Lessons Aspen Can Learn From Telluride

Our little mountain haven, heaven to many, is getting a whole lot of love from the main stream media these days. First Forbes, then Vogue, now Architectural Digest. Michael Goldberg, one-half of the new partnership that now owns the Telluride Gallery of Fine Art, sent a link to this article by Etta Meyer: “5 Valuable Lessons Aspen Can Learn from Telluride.” 

Photo, courtesy Telski, Aurelie Slegers

Photo, courtesy Telski, Aurelie Slegers

As far as North American ski towns go, Aspen, Colorado, is tough to beat. It has not one but four mountains and a historic yet glitzed-out downtown full of shopping, restaurants, luxury hotels, world-class art, music, and intellectual gatherings. Two hundred miles to the southwest lies a not unknown but more discreet, more remote, more hemmed-in ski hamlet perched some 900 feet higher in the sky. Telluride and Aspen are both mining towns turned ski resorts, but thanks to Telluride’s spectacular setting, wholesome attitude, and homegrown entrepreneurs, it may have a few things to teach its bigger, more famous Coloradan sister.

1. Make your location more inaccessible and dramatic.

A Google Image search of the term box canyon will quickly turn up a photo of Telluride. The town’s population of 2,300 is less than half the size of Aspen’s and is squeezed into an even smaller canyon accessed by a smaller airport (TEX). Most visitors choose to fly into Montrose, some 70 miles to the north. This bite-size valley makes the town feel somehow quainter and more jaw-dropping at the same time.

2. Scale down the architecture.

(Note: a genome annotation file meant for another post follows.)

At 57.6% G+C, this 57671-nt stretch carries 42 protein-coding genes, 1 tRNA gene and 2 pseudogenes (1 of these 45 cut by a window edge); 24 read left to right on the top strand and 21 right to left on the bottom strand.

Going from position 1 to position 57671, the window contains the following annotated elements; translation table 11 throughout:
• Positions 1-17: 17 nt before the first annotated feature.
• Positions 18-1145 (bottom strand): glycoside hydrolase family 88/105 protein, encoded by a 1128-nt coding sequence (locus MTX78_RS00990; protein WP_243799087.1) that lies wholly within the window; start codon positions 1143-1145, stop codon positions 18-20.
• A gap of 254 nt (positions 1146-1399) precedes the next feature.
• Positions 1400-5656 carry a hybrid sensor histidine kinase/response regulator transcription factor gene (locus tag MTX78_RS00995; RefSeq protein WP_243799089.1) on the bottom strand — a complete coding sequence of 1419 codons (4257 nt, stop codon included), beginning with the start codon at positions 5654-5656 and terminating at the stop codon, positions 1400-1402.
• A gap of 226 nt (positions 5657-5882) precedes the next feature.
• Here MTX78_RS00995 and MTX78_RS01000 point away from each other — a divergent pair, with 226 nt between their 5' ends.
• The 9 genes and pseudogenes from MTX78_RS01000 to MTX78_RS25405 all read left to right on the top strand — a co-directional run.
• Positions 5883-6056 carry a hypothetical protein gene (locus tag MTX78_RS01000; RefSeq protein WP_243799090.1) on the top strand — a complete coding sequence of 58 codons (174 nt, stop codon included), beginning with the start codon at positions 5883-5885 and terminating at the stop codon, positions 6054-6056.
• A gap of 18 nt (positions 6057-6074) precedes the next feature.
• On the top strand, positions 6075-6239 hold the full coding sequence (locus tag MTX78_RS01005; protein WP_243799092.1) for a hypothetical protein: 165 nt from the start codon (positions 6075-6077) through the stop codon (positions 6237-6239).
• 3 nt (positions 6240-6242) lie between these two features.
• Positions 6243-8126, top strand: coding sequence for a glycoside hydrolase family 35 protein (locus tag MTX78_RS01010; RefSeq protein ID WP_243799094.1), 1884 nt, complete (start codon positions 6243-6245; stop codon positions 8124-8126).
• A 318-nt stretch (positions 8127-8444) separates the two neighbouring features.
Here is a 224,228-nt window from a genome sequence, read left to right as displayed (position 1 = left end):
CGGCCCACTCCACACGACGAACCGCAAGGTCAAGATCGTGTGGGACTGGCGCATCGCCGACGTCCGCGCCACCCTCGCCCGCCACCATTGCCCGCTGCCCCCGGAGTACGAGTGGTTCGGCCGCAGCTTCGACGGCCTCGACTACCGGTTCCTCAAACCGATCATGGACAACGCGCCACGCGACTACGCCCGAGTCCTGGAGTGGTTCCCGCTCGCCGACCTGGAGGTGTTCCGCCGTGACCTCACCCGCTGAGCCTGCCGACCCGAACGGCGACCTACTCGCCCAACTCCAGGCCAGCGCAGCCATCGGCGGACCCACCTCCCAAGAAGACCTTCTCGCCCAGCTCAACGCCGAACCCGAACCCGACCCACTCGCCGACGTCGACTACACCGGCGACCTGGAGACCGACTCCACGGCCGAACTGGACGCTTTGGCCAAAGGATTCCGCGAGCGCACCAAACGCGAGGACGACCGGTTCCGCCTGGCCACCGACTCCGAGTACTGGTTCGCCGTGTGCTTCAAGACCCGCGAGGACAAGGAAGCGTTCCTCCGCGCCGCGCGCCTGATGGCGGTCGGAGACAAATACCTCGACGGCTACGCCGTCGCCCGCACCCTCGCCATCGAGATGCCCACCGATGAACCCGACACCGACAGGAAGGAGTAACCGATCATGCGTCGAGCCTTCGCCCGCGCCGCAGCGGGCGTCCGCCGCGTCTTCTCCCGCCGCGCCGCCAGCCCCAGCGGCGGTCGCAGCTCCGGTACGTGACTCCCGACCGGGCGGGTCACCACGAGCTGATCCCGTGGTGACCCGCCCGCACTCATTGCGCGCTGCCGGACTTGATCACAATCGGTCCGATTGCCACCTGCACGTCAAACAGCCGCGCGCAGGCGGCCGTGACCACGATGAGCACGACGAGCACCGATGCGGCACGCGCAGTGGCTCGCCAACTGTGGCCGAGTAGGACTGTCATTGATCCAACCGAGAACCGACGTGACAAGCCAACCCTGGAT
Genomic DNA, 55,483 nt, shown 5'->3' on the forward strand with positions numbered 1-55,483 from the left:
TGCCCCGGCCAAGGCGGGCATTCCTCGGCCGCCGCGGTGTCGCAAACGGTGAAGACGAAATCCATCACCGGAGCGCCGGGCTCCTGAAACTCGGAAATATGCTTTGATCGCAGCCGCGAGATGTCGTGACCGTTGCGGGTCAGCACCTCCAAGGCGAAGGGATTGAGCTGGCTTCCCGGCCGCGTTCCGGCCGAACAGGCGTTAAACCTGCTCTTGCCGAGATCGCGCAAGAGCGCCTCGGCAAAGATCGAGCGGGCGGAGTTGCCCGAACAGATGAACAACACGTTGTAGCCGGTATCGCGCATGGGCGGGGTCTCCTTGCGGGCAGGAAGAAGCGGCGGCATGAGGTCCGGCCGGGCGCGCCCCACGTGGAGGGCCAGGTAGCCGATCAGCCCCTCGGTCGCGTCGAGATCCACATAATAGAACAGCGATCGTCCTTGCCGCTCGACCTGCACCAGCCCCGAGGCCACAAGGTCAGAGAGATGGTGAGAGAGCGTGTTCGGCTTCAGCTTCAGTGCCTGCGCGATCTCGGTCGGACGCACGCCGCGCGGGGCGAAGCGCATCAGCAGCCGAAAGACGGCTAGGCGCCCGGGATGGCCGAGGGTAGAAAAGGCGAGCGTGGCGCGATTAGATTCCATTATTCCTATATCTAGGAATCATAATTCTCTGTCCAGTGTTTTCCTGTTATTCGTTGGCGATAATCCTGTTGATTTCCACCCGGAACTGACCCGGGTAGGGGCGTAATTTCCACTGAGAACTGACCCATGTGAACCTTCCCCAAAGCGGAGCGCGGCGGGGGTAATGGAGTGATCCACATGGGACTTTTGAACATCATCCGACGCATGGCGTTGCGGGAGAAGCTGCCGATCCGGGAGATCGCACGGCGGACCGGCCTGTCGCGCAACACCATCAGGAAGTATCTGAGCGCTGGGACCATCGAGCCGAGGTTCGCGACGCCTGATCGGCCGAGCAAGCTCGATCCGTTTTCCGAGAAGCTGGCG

Downtown Telluride is six blocks wide by 12 blocks long, dotted with adorable pastel Victorian-style houses. The main street is dominated by the courthouse, built in 1886, the New Sheridan Hotel, and the Sheridan Opera House—designed by the same architect as Aspen’s Wheeler Opera House, but at a fraction of the size. The retail boutiques represented in Telluride’s downtown are more Patagonia than Gucci.

3. Less caviar, more tacos.

Taco del Gnar.
Taco del Gnar.

Photo: Courtesy of Taco del Gnar

Aspen has a slew of excellent, cosmopolitan dining options, from Matsuhisa to Chef’s Club at the St. Regis. But sometimes after a day of playing hard in the snow, all one craves is a bowl of piping hot, salty/carby ramen, like the dish served at There Bar, a cozy après-ski spot in one of Telluride’s charming Victorian cottages. Or a good taco like the ones at newly opened Taco del Gnar. At $4.50 a pop, try as many as you like; we recommend the lamb and the Korean short rib. Also try: Caravan (a Middle Eastern food truck), High Pie (pizza and “Telluride Mules”), Siam (for Thai staples), or Esperanza’s (a local favorite). Even the truffle French fries at Tomboy Tavern are toned down compared to Aspen’s Ajax Tavern’s over-the-top bouquet of Parmesan and truffle oil…

Continue reading the list here.

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Susan Viebrock

Susan Viebrock

Susan is Telluride Inside… and Out’s founder and editor-in-chief, the visionary on the team, in charge of content, concept and development. For 19+ years, Susan has covered Telluride’s cultural economy, which includes non-profits and special events. Much of her writing features high-profile individuals in the arts, entertainment, business, and politics. She is a former Citibank executive specializing in strategic planning and new business development, and a certified Viniyoga instructor.

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